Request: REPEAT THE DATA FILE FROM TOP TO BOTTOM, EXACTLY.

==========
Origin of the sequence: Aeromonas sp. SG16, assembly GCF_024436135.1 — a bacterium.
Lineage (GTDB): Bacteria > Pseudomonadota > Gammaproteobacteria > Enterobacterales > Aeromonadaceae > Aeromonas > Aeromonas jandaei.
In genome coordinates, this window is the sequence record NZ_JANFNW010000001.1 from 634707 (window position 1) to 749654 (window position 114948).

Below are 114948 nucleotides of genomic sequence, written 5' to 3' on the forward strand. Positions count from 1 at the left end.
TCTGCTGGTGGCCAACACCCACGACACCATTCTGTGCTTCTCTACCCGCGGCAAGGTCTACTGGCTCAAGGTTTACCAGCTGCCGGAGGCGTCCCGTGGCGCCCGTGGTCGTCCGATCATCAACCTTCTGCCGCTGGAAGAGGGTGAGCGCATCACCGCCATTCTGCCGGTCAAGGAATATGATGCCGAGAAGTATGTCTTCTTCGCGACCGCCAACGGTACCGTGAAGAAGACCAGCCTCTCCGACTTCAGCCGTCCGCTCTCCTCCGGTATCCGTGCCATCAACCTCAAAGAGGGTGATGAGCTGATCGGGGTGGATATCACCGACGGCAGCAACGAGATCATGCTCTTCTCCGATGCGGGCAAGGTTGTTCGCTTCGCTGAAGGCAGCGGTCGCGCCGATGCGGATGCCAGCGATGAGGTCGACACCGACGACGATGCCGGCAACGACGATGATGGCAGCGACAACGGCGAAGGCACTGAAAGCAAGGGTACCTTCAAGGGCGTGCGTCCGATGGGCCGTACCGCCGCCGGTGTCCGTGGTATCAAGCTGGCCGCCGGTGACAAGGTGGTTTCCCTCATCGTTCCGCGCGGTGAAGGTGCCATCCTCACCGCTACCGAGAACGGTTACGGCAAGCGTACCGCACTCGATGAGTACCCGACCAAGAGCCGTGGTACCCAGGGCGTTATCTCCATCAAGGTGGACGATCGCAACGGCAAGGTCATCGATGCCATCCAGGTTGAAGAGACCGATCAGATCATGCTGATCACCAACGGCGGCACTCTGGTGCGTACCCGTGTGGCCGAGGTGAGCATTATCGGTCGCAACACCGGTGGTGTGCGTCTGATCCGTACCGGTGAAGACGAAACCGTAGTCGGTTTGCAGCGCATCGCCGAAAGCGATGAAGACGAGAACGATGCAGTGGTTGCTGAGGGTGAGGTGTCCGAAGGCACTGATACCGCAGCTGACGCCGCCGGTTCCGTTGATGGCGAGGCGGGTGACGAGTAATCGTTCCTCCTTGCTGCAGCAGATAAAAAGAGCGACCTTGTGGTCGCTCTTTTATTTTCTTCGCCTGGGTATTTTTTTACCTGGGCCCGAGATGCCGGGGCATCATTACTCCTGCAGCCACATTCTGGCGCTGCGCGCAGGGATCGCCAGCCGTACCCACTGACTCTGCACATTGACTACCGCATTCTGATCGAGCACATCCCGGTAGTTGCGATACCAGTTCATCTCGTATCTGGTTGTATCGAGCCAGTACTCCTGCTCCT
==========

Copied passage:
Origin of the sequence: Aeromonas sp. SG16, assembly GCF_024436135.1 — a bacterium.
Lineage (GTDB): Bacteria > Pseudomonadota > Gammaproteobacteria > Enterobacterales > Aeromonadaceae > Aeromonas > Aeromonas jandaei.
In genome coordinates, this window is the sequence record NZ_JANFNW010000001.1 from 634707 (window position 1) to 749654 (window position 114948).

Below are 114948 nucleotides of genomic sequence, written 5' to 3' on the forward strand. Positions count from 1 at the left end.
TCTGCTGGTGGCCAACACCCACGACACCATTCTGTGCTTCTCTACCCGCGGCAAGGTCTACTGGCTCAAGGTTTACCAGCTGCCGGAGGCGTCCCGTGGCGCCCGTGGTCGTCCGATCATCAACCTTCTGCCGCTGGAAGAGGGTGAGCGCATCACCGCCATTCTGCCGGTCAAGGAATATGATGCCGAGAAGTATGTCTTCTTCGCGACCGCCAACGGTACCGTGAAGAAGACCAGCCTCTCCGACTTCAGCCGTCCGCTCTCCTCCGGTATCCGTGCCATCAACCTCAAAGAGGGTGATGAGCTGATCGGGGTGGATATCACCGACGGCAGCAACGAGATCATGCTCTTCTCCGATGCGGGCAAGGTTGTTCGCTTCGCTGAAGGCAGCGGTCGCGCCGATGCGGATGCCAGCGATGAGGTCGACACCGACGACGATGCCGGCAACGACGATGATGGCAGCGACAACGGCGAAGGCACTGAAAGCAAGGGTACCTTCAAGGGCGTGCGTCCGATGGGCCGTACCGCCGCCGGTGTCCGTGGTATCAAGCTGGCCGCCGGTGACAAGGTGGTTTCCCTCATCGTTCCGCGCGGTGAAGGTGCCATCCTCACCGCTACCGAGAACGGTTACGGCAAGCGTACCGCACTCGATGAGTACCCGACCAAGAGCCGTGGTACCCAGGGCGTTATCTCCATCAAGGTGGACGATCGCAACGGCAAGGTCATCGATGCCATCCAGGTTGAAGAGACCGATCAGATCATGCTGATCACCAACGGCGGCACTCTGGTGCGTACCCGTGTGGCCGAGGTGAGCATTATCGGTCGCAACACCGGTGGTGTGCGTCTGATCCGTACCGGTGAAGACGAAACCGTAGTCGGTTTGCAGCGCATCGCCGAAAGCGATGAAGACGAGAACGATGCAGTGGTTGCTGAGGGTGAGGTGTCCGAAGGCACTGATACCGCAGCTGACGCCGCCGGTTCCGTTGATGGCGAGGCGGGTGACGAGTAATCGTTCCTCCTTGCTGCAGCAGATAAAAAGAGCGACCTTGTGGTCGCTCTTTTATTTTCTTCGCCTGGGTATTTTTTTACCTGGGCCCGAGATGCCGGGGCATCATTACTCCTGCAGCCACATTCTGGCGCTGCGCGCAGGGATCGCCAGCCGTACCCACTGACTCTGCACATTGACTACCGCATTCTGATCGAGCACATCCCGGTAGTTGCGATACCAGTTCATCTCGTATCTGGTTGTATCGAGCCAGTACTCCTGCTCCT